Like hunkered-down Florida residents poking their heads outside for the first time after a hurricane, the Sarasota County Board of County Commissioners has looked to the parting economic skies following the Great Recession and asked, “Is it over?”
If Sarasota County’s proposed budget for fiscal year 2014 is any measure, the commissioners’ answer is: “Yes — we hope.”
With relatively little pushback from area residents, the County Commission gave an initial nod at a Monday-night public hearing to a proposed $1.1 billion budget for fiscal year 2014 —a 17% increase over last year’s $896 million budget.
The 2014 budget, which takes effect Oct. 1, rolls back most of the austerity measures implemented to help the county ride out the worst economic crisis since the Great Depression.
The proposed spending plan pays for 116 new county employees, $4.2 million in pay raises, and new services, such as the county taking control of right of way mowing. The budget also accounts for the one-time costs of projects intended to increase the county’s appeal as a tourist destination.
Sarasota County’s economy appears to have emerged from the economic downturn dinged, but not beyond repair. According to data from the Florida Department of Economic Opportunity, Sarasota County’s current unemployment rate is 7%, slightly below Florida’s 7.1% average and the 7.6% average nationwide.
Although Sarasota County’s current unemployment rate is an improvement from last year’s 12-month average of 9.2% and translates to more than 3,000 new jobs, it is still well above the pre-recession years. Sarasota County’s unemployment rate was 2.6% in 2007.
Other markers of success, such as improving property values and record-breaking tourism numbers, have led some commissioners to back ditching the austerity measures, such as lowered millage rates and rolled-back services that carried the county through the Great Recession, and seek long-term growth.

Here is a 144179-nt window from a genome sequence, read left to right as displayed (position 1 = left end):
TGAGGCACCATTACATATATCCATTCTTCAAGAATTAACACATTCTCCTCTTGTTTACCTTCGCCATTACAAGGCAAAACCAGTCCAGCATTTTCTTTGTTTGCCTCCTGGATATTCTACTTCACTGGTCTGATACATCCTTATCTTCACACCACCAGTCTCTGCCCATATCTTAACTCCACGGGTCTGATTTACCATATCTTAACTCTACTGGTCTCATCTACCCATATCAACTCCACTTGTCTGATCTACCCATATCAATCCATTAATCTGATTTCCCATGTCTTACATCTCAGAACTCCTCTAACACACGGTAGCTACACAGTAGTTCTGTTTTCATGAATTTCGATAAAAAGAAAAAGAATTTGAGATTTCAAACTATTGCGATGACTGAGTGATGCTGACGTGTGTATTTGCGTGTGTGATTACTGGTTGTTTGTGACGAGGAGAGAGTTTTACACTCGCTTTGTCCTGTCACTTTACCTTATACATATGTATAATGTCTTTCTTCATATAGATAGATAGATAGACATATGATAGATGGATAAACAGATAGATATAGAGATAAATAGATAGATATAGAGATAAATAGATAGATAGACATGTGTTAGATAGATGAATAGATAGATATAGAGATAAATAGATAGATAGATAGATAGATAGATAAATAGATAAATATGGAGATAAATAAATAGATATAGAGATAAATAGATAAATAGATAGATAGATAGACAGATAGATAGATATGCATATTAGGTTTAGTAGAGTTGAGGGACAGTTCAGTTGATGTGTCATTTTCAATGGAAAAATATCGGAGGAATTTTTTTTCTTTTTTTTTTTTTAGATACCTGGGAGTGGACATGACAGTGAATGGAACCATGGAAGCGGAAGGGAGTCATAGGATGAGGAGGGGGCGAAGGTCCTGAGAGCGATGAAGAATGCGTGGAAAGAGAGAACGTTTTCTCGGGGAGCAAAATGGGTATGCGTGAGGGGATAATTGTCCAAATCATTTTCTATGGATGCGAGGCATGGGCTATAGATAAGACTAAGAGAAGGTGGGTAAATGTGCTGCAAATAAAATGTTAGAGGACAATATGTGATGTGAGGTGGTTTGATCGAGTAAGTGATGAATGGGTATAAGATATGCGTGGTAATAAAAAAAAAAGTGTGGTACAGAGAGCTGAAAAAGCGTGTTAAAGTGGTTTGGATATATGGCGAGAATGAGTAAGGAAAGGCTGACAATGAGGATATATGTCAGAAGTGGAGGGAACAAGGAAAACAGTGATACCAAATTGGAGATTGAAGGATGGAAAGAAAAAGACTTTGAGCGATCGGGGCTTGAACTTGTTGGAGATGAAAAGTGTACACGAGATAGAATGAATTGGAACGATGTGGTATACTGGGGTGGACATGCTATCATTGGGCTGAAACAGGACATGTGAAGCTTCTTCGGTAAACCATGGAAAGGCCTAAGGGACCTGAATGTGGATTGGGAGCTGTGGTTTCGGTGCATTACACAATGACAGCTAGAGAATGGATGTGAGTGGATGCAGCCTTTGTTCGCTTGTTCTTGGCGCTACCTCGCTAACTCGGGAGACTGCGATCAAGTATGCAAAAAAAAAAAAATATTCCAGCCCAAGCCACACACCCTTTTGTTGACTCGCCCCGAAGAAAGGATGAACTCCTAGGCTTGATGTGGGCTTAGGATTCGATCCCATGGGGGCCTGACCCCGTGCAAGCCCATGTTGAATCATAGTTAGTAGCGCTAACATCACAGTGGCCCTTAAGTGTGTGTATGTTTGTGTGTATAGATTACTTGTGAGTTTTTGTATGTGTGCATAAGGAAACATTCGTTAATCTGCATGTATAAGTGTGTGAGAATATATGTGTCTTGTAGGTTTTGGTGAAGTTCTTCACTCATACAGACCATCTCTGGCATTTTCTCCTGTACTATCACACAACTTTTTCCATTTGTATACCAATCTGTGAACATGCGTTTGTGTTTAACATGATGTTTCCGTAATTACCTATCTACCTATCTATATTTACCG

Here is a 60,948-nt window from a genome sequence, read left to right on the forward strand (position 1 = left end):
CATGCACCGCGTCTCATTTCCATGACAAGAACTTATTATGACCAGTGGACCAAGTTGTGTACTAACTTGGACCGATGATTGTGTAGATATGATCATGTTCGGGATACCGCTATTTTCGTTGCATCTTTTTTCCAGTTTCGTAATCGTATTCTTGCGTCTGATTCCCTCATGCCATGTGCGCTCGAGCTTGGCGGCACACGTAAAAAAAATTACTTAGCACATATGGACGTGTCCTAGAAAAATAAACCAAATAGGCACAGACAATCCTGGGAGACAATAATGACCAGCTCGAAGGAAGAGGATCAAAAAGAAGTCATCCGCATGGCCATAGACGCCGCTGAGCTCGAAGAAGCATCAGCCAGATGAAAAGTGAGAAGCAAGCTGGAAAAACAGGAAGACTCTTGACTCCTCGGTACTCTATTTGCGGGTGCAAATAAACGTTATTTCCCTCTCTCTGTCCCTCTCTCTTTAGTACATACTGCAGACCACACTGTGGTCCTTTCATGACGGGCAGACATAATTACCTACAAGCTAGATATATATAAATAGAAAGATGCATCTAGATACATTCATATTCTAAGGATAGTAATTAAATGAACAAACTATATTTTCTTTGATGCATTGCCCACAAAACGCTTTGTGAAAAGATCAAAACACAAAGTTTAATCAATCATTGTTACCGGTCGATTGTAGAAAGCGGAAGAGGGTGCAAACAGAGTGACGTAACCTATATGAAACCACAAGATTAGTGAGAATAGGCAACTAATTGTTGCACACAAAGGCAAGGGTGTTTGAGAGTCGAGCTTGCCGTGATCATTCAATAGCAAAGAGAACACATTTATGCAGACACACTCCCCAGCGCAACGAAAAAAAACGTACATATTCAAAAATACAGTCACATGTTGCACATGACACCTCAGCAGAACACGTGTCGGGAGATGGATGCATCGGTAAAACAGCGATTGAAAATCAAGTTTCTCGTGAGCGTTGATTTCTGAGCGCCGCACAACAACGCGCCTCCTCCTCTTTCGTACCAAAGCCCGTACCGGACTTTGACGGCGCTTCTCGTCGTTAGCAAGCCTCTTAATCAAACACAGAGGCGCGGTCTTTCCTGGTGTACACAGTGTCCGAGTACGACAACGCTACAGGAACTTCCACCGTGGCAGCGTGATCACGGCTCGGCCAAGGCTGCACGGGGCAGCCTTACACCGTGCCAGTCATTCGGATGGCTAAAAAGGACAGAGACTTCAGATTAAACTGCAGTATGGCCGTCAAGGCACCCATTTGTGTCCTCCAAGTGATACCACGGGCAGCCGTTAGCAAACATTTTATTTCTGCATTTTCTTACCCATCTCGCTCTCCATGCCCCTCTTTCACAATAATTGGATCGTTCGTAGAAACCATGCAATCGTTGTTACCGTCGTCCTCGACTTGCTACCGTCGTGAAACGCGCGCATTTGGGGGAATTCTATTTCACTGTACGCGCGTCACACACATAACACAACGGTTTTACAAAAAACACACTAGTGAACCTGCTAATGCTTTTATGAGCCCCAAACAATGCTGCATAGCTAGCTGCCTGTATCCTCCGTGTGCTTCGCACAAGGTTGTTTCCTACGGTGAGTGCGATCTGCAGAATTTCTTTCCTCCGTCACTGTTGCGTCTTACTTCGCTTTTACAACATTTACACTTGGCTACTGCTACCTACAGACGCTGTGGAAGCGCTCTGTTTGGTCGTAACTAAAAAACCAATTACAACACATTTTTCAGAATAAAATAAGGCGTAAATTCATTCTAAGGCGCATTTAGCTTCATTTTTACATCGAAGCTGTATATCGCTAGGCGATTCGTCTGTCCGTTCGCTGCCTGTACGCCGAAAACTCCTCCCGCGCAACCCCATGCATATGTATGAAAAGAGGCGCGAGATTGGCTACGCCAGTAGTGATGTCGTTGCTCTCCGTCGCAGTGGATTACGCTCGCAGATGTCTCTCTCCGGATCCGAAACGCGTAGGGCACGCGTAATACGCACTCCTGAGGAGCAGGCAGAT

“I want the people of Sarasota County to know that we are not in trouble,” County Commissioner Joe Barbetta said. “There is a lot of money in this county.”
Monday’s proposed budget taps into money set aside in rainy-day reserves, such as the economic uncertainty fund, to cover an anticipated $46 million revenue shortfall.
“We’re not spending wildly,” Barbetta said. “The economic uncertainty fund is being used exactly for what it was intended. If we don’t use that money, we might as well give it back to the taxpayers.”
Despite the increase in spending, the county millage rate will not increase next year. Property-tax revenue is still projected to increase by about $6 million, due to a 4.2% increase in property values countywide.
The county also recently reduced its emergency-reserve fund from a 90-day reserve to 75 days —freeing up $8 million for one-time economic development projects like a proposed BMX track that could host elite competitions.
Commissioners voted 4-1 to approve Monday’s proposed spending plan. Commissioner Christine Robinson was the one dissent, echoing concerns she expressed at a Friday financial planning workshop about tapping into reserve funds.
“We have to control how we spend this money,” Robinson said at Friday’s workshop. “If the money is there, we don’t just spend it. Not unless we need it.”